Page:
Map

Voluntary Vessel Speed Reduction Zone In Effect NOAA recommends that vessels > 300 gross registered tons transiting the zone do so at speeds of 10 knots or less

Whales Matter

To the Marine Food Web

Whales are ecosystem engineers and play an important role in stabilizing the marine food web. A single blue whale can consume up to 6 tons (12000 lbs) of krill in one day, which has a major impact on maintaining the balance of ocean ecosystems. 1 2

To The Climate

When it comes to carbon, one whale is worth thousands of trees. Whales help to regulate the climate by enhancing phytoplankton growth at the ocean surface, which captures 37 billion tons of CO2 per year. 2 3

To The Economy

Whale watching brings in billions of dollars helping stimulate coastal economies throughout the world. An economic evaluation conducted by the International Monetary Fund found that when combining whales’ carbon and ecotourism benefits, a single whale is worth more than $2 million. 3

Whales Under Threat

Although whales promote thriving marine food webs, support coastal economies, and even help mitigate climate change, whale populations remain under threat. Intensive whaling over the past 200 years brought many species to the brink of extinction. While hunting has decreased dramatically over the past century, many whale species are still endangered and continue to face multiple human-induced threats including whale-ship collisions.

Ship collisions are currently a leading cause of death for large whales, and scientists estimate that over 80 blue, humpback, and fin whales are killed by vessel collisions on the West Coast of the United States each year 4. The Santa Barbara Channel, near the Ports of Los Angeles and Long Beach in California, serves as an important feeding ground and migratory route for blue, fin, and humpback whales, all species that are still endangered or threatened.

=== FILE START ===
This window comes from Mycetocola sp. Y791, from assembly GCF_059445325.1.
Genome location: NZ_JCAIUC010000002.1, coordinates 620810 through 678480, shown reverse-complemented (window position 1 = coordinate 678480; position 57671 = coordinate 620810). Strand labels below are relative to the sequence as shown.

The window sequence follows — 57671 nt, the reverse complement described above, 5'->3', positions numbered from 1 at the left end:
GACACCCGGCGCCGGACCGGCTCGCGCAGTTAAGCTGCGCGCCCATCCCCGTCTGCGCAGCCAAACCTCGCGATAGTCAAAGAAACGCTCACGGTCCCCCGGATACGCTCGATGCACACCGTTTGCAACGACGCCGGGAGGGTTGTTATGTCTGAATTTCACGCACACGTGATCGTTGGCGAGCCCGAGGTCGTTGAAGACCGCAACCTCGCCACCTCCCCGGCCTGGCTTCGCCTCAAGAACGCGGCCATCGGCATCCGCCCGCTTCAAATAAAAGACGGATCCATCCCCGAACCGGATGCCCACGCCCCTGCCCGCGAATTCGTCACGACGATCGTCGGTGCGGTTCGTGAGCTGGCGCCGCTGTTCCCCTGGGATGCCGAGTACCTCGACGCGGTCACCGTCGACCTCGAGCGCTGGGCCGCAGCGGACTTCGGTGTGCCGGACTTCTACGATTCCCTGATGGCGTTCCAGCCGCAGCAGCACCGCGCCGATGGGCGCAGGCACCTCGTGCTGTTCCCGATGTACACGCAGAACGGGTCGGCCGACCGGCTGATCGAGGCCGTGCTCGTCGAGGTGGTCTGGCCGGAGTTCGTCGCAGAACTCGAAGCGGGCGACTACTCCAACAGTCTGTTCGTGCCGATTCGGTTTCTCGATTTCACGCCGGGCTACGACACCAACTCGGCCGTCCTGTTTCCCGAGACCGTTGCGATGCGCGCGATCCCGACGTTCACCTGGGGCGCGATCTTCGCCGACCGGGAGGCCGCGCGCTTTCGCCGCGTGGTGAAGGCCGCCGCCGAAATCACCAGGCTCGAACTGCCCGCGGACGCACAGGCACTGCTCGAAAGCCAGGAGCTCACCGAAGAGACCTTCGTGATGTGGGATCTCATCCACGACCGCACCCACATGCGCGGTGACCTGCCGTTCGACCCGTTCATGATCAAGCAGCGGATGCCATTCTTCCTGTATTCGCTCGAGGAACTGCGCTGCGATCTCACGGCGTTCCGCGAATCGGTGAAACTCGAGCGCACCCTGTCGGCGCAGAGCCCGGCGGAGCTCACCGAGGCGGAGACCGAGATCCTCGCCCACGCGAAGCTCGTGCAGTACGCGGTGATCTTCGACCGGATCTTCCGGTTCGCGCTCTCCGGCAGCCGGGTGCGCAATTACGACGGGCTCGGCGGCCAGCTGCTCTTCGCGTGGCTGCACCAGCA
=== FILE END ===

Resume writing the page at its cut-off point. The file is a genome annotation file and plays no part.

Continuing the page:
Due to the rich biodiversity of the Channel, many other marine mammal species can also be found year-round.

The map below shows the locations of stranded whales where cause of death implicates ship strikes from 2000-2019 along the California coast.

Source: NOAA National Stranding Database5.

The data represented in the map is the location at which the whale carcass was found and does not represent the location of the vessel collision. Due to oceanographic conditions and carcass decomposition, the number of whales confirmed dead from vessel collisions is a low representation of the actual number of whales killed each year.

  1. NOAA Fisheries. 2020. “Blue Whale | NOAA Fisheries.” NOAA. Alaska, New England/Mid-Atlantic, Pacific Islands, Southeast, West Coast. June 30, 2020. www.fisheries.noaa.gov/species/blue-whale.
  2. Roman, Joe, James A. Estes, Lyne Morissette, Craig Smith, Daniel Costa, James McCarthy, J. B. Nation, Stephen Nicol, Andrew Pershing, and Victor Smetacek. 2014. “Whales as Marine Ecosystem Engineers.” Frontiers in Ecology and the Environment 12 (7): 377–85. doi.org/10.1890/130220.
  3. Chami, Ralph, Thomas Cosimano, Connel Fullenkamp, and Sena Oztosun. 2019. “Nature’s Solution to Climate Change: A Strategy to Protect Whales Can Limit Greenhouse Gases and Global Warming.” International Monetary Fund’s Finance & Development, December 2019. www.imf.org/external/pubs/ft/fandd/2019/12/natures-solution-to-climate-change-chami.htm.
  4. Rockwood, R. Cotton, John Calambokidis, and Jaime Jahncke. 2017. “High Mortality of Blue, Humpback and Fin Whales from Modeling of Vessel Collisions on the U.S. West Coast Suggests Population Impacts and Insufficient Protection.” PLOS ONE 12 (8): e0183052. doi.org/10.1371/journal.pone.0183052.
  5. NOAA Fisheries. 2019. “Marine Mammal Health and Stranding Response Program’s National Stranding Database.” NOAA. December 30, 2019. www.fisheries.noaa.gov/national/marine-life-distress/national-stranding-database-public-access.